The Demonization of 36 Percent APR
Competition guarantees that the borrowers will receive loans at the lowest possible cost and highest possible customer service—in both large- and small-dollar loan markets.
In addition to Google's recently announced ban on payday loan ads, an update shared by David Graff, director of global product policy, says: "In the U.S., we are also banning ads for loans with an [Annual Percentage Rate] of 36 percent or higher." It looks like Google is jumping onto the 36 Percent Rate-Cap Bandwagon.
This "36 percent and no more" mindset stems from a passing familiarity with large-dollar installment loans – particularly for automobiles and mortgages: With installment loans, the borrower knows in advance the size, number and frequency of the equal payments and the APR. Importantly, an installment loan "amortizes" – that is, part of each payment reduces the amount owed.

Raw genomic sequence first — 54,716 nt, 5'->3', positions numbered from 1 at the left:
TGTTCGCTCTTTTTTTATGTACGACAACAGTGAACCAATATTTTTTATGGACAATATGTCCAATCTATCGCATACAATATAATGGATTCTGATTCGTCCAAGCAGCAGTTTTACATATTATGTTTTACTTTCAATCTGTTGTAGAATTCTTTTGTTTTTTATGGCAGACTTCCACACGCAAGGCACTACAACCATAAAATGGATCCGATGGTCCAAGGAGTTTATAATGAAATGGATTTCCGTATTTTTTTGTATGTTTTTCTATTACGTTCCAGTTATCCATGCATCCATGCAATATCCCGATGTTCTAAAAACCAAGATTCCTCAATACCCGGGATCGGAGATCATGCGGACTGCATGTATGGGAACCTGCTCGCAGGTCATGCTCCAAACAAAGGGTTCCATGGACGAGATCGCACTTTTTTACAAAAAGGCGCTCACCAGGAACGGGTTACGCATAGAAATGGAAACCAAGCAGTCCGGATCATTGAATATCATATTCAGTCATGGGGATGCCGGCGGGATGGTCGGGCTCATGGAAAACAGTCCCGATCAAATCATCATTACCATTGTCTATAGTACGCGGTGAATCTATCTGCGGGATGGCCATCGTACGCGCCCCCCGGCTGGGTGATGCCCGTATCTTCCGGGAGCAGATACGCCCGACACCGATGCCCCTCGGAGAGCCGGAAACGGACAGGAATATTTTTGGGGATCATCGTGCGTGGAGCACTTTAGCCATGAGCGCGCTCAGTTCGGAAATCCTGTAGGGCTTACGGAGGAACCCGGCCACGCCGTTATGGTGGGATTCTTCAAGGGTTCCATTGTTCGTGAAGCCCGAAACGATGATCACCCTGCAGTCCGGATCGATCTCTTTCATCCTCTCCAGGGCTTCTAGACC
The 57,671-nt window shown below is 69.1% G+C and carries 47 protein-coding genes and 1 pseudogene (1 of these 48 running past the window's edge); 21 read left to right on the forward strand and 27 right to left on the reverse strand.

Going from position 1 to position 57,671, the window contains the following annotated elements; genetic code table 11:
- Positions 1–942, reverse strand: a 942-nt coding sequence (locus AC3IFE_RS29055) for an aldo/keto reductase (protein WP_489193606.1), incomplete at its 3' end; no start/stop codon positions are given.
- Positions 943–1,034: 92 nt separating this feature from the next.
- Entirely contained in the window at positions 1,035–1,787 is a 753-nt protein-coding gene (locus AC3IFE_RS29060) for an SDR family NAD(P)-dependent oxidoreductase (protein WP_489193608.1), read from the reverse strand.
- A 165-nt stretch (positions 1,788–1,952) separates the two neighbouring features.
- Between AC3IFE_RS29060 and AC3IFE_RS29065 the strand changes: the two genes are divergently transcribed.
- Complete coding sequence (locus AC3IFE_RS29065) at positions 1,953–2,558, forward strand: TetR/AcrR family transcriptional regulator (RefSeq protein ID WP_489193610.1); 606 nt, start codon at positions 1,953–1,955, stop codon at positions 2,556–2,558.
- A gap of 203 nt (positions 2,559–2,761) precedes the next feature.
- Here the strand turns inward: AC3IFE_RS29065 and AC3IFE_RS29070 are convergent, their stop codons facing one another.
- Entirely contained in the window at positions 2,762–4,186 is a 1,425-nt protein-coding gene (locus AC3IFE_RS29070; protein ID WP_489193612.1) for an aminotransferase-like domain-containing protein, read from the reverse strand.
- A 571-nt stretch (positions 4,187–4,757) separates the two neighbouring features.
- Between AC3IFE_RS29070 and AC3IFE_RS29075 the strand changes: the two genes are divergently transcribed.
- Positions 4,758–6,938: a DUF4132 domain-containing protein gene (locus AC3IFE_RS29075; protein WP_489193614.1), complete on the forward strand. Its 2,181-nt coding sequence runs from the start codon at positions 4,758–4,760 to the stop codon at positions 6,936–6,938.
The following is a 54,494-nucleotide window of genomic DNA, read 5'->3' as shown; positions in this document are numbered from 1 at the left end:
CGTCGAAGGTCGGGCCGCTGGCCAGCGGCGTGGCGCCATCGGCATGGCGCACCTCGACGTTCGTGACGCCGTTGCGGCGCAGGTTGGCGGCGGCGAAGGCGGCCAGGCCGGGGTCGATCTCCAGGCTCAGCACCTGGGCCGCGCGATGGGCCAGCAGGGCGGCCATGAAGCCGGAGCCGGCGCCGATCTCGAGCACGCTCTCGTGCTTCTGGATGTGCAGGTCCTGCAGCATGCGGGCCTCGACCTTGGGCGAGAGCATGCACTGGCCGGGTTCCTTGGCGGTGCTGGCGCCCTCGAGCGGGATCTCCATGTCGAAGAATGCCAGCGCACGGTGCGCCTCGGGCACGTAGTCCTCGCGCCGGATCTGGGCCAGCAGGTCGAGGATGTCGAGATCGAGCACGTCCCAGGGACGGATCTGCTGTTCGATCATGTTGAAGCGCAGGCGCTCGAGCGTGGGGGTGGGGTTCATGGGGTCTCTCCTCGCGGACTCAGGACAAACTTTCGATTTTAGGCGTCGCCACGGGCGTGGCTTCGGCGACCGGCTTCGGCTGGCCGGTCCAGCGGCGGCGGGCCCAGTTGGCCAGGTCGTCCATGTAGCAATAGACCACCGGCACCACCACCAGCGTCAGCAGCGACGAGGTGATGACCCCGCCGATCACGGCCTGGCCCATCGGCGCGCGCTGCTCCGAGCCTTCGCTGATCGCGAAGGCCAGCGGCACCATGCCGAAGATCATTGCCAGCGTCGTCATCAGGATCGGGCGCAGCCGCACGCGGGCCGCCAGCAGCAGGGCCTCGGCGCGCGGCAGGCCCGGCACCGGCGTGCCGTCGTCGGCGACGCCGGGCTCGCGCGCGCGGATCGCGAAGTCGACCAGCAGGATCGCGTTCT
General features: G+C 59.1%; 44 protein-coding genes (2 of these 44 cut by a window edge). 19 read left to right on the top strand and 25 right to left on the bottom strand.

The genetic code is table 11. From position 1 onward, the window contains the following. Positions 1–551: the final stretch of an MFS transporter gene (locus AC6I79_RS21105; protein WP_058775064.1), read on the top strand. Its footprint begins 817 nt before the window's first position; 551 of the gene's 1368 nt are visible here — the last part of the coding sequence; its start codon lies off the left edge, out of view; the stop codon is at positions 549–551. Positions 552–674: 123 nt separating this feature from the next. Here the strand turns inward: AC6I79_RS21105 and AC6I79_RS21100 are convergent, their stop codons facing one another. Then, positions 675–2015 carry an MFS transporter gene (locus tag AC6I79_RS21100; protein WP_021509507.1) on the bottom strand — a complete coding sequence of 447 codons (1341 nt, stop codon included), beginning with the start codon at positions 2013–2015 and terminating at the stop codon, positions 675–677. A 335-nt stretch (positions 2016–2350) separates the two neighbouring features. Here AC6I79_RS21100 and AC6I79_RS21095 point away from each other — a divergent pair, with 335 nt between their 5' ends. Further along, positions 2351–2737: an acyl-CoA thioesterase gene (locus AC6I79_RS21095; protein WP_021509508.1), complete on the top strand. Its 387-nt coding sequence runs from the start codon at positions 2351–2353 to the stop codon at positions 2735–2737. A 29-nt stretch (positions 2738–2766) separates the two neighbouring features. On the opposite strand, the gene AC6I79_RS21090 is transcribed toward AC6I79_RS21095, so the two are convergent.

The competitive market for these large-dollar loans clears at a lower interest rate – meaning, these loans can be supplied to borrowers at a lower rate because the lenders make a risk-adjusted profit at these rates.